Every issue really boils down to the base of society–the family. When that breaks down, everything else follows, and we’re seeing the repercussions.

The family: Dad, Mom, and kids. It’s a fact of life that’s getting torn apart–and we as a society are reaping the consequences in the government, in our schools, and in every place we go.

Let’s pray that we return to the foundation of all society.

8 responses to “Demon Child”

  1. hedonese says:

    Here is Malaysia, ‘family’ includes grandma, grandpa, uncles and aunties too.. hehehe…

  2. Deep thoughts, Tim.

    Have you taken a look at the discussion of HSLDA’s proposed new HONDA legislation? I’m debating Chris O’Donnell on the issue at

    I’d be interested in your take on this complex and controversial issue!

  3. Tim says:

    Mr. Somerville: I dropped you an email with this link:

    Hedonese: Well, of course they are included, just not the basic family. 🙂 Thanks for dropping by!

  4. Hey Tim, heard you on Dr. Mohler’s Radio Program. I’d love to talk to you. E-mail me at your convenience.

  5. Jacob Allee says:

    Hey brother! It was cool to hear you on the Albert Mohler program! That guy is awesome isn’t he? Well anyway, great site! Keep it up! I’ll check back often.

    In Christ -Jacob

    Philippians 1:21

  6. Tim says:

    Tried to contact you, but the email bounced back…

    Thanks Jacob! Dr. Mohler is awesome! Thanks for visiting!

  7. John M. Kirton II says:

    I had the pleasure of hearing your interview on Dr. Albert Mohler’s radio program. I am 41 and must admit with Dr. Mohler in that, your insights into issues are far beyond your age. May God continue to bless you as I continue reading more of your insights in the future.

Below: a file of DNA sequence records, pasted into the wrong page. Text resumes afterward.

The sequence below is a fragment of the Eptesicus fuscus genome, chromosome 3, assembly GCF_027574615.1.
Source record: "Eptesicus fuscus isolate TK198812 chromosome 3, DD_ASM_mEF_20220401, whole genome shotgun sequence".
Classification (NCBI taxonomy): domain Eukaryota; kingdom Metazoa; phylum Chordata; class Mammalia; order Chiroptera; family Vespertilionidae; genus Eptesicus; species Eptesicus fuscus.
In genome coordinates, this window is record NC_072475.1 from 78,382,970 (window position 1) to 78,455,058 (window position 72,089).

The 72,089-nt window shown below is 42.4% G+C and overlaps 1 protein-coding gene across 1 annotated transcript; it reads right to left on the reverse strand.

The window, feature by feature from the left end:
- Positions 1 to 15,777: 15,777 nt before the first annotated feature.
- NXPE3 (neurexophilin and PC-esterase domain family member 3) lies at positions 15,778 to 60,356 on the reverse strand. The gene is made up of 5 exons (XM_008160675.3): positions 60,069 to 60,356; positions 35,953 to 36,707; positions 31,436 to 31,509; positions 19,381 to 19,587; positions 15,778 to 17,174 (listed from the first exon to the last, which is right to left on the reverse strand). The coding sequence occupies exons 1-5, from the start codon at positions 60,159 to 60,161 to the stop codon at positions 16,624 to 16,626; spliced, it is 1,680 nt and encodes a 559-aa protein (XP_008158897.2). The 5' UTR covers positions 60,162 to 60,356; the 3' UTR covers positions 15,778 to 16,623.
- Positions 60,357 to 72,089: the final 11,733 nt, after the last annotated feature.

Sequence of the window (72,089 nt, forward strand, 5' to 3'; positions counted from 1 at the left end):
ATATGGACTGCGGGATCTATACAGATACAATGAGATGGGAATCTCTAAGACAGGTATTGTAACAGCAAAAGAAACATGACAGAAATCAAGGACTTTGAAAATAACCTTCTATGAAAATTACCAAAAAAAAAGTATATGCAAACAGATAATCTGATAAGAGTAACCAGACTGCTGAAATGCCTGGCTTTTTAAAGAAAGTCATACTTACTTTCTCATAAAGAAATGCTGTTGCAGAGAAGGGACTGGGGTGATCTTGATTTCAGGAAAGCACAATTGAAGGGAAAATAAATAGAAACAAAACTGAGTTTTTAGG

8. Scott says:

    In response to “Demon Child’s” post…..this post makes the common erroneous assumption that government schools are necessary and the appropriate mode or method for educating children. I think the Bible points to three institutions ordained of GOD: Marriage or family, the church, and government. The commands, admonishments, and exhortations to teach and train children are given overwhelmingly to parents. Bottom-line: unruly children are only a surface symptom of the root problem – government has no business mass educating children. That undelegated responsibility belongs to parents. As for advocates of the “mission field” public schools present…my question is how many are actually brought to a saving knowledge of Jesus Christ? The reality and tragedy is many are lost through the vain and foolish philosophies of the world….taught as fact in public schools. In order for soldiers to be effective, they must be thoroughly trained to include realistic exercises that work towards reinforcing and strengthening the soldiers craft and confidence. This means exercising our faith and witness first in battles of our own choosing and then elsewhere. Public school settings are largely under the domain and control of the prince of this world. Throwing an impressionable elementary kid out into the world to drink deep (5-8 hours a day) of their polluted wells and then expect an hour on Sunday and perhaps a 10 minute family devotion some weeknights to mold an effective soldier is foolishness. Small wonder the church is weak, largely ineffective and loosing the spiritual battle and cultural war.